"I have worried about an extended family member's drinking for many years. This family member is functional but drinks far more than is healthy. This person is also very defensive (in general) and I do not think they would be open to hearing concern from me or anyone else... Should we wait until this person reaches out to us? Do people now ever say to you how worried they were, and you wonder, "well, why the heck didn't you say something?!"
“We’re airlifting your daughter to shock trauma”, said the paramedic on the phone. “Is she going to be OK?” I asked, barely able to speak. “There’s a lot of blood” was the response and the line went dead.
My relationships are the most valuable things in my life. But when our third child, a son, found himself in the throes of active addiction, my dream of an intact, united family flew out the window.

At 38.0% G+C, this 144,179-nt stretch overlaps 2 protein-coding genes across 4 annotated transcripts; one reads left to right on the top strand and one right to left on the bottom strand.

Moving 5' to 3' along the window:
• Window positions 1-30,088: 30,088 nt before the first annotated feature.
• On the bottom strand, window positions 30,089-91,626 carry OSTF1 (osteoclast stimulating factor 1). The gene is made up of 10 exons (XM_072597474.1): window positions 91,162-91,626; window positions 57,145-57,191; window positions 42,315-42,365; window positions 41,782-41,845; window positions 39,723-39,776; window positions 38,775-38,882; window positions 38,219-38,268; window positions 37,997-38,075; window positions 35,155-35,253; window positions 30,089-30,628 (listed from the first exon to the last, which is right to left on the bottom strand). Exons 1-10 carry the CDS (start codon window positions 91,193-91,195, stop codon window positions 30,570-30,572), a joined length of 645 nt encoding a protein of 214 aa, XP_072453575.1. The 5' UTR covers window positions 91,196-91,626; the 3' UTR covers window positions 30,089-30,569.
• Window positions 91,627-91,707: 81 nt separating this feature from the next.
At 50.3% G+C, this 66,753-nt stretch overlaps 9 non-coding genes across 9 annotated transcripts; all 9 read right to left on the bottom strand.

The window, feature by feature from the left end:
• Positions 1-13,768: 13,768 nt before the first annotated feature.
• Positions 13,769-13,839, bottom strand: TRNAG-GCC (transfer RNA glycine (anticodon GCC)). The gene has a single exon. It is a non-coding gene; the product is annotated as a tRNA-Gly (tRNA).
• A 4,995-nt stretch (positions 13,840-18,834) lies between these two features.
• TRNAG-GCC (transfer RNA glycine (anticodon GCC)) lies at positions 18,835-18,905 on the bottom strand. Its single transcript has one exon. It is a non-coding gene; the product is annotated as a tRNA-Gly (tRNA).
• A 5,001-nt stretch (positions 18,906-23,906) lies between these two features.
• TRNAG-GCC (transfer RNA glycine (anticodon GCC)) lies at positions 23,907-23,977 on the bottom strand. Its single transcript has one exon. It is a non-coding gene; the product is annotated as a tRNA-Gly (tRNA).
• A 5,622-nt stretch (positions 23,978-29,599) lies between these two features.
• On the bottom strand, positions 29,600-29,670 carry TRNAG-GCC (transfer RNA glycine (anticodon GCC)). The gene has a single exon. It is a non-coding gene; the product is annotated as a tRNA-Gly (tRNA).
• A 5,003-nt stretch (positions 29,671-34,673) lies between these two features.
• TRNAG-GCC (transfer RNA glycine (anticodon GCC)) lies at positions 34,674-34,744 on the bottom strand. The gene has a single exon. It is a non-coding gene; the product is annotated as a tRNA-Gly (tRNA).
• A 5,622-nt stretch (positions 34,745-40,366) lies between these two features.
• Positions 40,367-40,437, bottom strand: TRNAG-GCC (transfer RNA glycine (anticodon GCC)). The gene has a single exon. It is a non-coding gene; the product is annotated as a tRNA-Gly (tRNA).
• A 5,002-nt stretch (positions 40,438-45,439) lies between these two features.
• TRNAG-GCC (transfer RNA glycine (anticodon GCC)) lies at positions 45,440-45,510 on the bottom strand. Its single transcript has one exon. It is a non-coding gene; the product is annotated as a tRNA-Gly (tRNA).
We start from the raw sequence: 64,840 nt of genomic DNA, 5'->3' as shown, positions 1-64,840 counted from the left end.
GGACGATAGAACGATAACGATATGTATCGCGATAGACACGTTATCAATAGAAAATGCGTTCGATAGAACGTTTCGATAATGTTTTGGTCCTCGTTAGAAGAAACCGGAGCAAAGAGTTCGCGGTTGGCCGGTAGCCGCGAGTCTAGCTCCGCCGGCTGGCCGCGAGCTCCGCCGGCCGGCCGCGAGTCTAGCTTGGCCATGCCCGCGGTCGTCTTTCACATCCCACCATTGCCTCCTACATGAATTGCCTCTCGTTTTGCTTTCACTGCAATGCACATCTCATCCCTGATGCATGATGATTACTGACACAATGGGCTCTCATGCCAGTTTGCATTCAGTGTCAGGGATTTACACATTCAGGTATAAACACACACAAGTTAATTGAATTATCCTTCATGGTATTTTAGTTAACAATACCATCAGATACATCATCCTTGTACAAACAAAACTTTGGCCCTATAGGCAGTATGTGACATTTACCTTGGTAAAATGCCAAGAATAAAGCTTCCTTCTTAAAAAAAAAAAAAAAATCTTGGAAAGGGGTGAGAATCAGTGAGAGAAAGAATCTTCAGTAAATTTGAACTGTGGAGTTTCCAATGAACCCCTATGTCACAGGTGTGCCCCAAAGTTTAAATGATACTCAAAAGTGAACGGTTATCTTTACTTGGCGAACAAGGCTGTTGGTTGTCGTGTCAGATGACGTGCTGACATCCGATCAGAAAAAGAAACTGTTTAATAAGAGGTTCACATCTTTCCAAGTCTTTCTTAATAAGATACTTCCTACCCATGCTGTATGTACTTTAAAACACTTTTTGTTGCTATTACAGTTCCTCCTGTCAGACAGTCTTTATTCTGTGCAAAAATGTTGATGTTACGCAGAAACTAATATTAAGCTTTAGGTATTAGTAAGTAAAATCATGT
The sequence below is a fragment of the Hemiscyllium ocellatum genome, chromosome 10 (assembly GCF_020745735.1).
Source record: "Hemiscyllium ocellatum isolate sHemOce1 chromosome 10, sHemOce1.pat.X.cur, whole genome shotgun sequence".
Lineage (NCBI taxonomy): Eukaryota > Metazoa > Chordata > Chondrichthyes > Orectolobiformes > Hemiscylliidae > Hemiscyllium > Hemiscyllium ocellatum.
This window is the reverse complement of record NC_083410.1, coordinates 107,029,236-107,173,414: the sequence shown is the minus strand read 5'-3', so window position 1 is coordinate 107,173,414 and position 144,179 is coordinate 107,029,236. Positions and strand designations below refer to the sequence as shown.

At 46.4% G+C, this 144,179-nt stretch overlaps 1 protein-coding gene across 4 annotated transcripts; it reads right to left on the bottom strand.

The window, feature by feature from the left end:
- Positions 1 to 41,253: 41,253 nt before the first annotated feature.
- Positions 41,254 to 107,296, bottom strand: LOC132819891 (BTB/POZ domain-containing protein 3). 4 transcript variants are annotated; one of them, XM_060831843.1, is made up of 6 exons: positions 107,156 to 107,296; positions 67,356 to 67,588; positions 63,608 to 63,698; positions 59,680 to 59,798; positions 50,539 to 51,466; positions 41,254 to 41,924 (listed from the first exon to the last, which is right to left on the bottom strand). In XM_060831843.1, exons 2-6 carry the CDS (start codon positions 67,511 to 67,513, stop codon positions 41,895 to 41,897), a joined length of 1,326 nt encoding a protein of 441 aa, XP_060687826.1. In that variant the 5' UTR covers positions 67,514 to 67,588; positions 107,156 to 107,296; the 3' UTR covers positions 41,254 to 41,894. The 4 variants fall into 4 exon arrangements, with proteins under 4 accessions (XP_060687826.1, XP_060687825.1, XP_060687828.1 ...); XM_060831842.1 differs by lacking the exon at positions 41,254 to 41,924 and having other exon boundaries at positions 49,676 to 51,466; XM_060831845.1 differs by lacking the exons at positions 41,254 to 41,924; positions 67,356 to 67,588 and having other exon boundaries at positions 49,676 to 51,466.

Ours was the family to which this could never happen. When my beloved daughter, Annie, became addicted to alcohol, marijuana, and then ultimately lived on the streets of our community as a meth addict, I realized that if addiction could happen to her, then addiction could happen to absolutely anyone. And it of course does.
Today's heroin addict looks like your neighbor’s sweet, bright-eyed daughter or the quarterback on the high school football team. SAMHSA reports a rise in heroin use from nearly 373,000 in 2007 to approximately 669,000 in 2012.
I think I was in love with you long before we ever had the chance to meet. I remember watching you cavort with my parents, the pretty popular girls in the movies, the beautiful women in the commercials and magazines. You brought so much joy to their faces, laughter to the room, glitter to the dullness.
As I picked up the telephone receiver, the tremulous voice at the other end was that of our youngest child, 19-year-old Jennifer. "Mum"—the tone made my heart sink once more, as it had countless times in the past four years when Jenny would call us for help. "Mummy, I'm in Las Colinas. I've been arrested. I've had an accident..."